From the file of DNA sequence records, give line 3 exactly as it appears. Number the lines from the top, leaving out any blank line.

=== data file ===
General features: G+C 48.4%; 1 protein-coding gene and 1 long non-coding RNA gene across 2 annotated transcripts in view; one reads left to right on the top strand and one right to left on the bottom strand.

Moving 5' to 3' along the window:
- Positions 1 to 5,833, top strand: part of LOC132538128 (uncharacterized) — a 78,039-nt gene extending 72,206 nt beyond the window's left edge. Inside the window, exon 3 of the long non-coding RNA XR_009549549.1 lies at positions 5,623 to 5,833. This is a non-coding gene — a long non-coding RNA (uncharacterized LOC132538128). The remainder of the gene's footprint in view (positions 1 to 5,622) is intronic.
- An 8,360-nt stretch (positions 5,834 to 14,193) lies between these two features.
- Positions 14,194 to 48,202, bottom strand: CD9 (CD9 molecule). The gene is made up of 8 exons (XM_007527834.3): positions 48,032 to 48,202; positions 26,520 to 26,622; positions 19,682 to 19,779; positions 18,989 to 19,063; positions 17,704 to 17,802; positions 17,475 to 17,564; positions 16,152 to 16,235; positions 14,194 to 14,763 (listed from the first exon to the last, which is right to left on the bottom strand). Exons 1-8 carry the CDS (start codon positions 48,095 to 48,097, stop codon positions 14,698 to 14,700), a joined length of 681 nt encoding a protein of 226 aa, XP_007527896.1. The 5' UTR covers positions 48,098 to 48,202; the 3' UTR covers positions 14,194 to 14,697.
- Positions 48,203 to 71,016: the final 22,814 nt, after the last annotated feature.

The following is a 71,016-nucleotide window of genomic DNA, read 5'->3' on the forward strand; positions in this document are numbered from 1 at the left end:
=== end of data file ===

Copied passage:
- Positions 1 to 5,833, top strand: part of LOC132538128 (uncharacterized) — a 78,039-nt gene extending 72,206 nt beyond the window's left edge. Inside the window, exon 3 of the long non-coding RNA XR_009549549.1 lies at positions 5,623 to 5,833. This is a non-coding gene — a long non-coding RNA (uncharacterized LOC132538128). The remainder of the gene's footprint in view (positions 1 to 5,622) is intronic.